Muslim rulers were not only open-minded but also were excellent psychologists. They very well understood the importance of keeping an undivided population; one that accepted them and their reign. For the first time, general people were recognized with religious, political and social rights. The rulers must also be credited for preserving Bengali language and for translating Sanskrit to Bengali, making it easier and available to everyone. Earlier, important books like the Ramayana and Mahabarata were meant only for the elite Hindu class. Muslim rulers changed this forever by translating these to Bengali and made them universally available for everyone. Alongside, they promoted vast literature and translated important Islamic books. There was a wonderful fusion of religion and culture in the post invasion scenario. In a sense, Islam was the central perception which united people and removed segregation from the land of Bengal. The religion penetrated democracy and independence everywhere it was adopted and spread through Bihar, West Bengal and beyond. It was not only swords but boundless intellectual property and values that made Islam more acceptable as heritage across the land of Bengal. The great Mughal Empire eventually succeeded the Bengal Sultanate in the 15th century.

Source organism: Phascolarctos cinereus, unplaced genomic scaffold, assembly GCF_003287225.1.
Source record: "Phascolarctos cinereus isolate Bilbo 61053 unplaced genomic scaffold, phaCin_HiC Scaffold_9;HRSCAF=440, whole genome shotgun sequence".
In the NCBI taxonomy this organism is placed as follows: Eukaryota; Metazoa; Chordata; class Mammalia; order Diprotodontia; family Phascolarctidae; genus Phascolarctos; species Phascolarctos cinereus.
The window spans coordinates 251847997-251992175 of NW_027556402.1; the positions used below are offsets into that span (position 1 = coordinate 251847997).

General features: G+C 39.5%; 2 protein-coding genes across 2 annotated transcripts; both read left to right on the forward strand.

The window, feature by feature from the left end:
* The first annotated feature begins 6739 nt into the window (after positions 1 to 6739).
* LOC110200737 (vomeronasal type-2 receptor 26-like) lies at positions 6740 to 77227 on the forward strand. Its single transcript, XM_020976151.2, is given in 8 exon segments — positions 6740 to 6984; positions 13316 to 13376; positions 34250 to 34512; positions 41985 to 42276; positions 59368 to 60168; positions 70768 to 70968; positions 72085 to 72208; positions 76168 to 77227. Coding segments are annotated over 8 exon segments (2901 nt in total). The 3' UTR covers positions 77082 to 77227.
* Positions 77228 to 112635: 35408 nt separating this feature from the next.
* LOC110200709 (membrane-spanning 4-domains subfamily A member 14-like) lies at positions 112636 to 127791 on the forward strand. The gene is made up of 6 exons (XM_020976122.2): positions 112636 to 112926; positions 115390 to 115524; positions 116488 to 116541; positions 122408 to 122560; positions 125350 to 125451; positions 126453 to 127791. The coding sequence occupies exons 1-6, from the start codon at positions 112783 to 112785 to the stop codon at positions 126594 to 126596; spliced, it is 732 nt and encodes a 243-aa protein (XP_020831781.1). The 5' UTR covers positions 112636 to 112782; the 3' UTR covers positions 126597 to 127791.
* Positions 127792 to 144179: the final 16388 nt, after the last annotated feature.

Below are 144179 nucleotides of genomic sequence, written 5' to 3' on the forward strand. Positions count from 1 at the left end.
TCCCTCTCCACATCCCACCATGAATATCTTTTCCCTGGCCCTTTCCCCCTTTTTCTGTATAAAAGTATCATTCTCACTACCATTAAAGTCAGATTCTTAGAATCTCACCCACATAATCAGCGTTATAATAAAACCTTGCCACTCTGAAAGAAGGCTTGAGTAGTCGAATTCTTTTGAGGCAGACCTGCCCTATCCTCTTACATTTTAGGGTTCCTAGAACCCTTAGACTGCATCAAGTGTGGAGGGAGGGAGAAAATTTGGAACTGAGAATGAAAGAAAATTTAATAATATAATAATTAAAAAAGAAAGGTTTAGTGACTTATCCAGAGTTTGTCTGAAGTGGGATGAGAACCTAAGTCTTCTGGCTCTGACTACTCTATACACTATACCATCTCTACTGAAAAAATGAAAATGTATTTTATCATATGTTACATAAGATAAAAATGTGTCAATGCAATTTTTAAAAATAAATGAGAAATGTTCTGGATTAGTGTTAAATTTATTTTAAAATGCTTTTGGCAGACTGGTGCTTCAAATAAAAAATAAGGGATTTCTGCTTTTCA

Riffat Ahmed is the Chairperson of Siddiqui’s International School, Treasurer of Bangladesh English Medium School Forum and a Psychology graduate from the University of Dhaka.
Khaled Khan is an academic with interest in history, civilization, and computer security. He currently teaches at Qatar University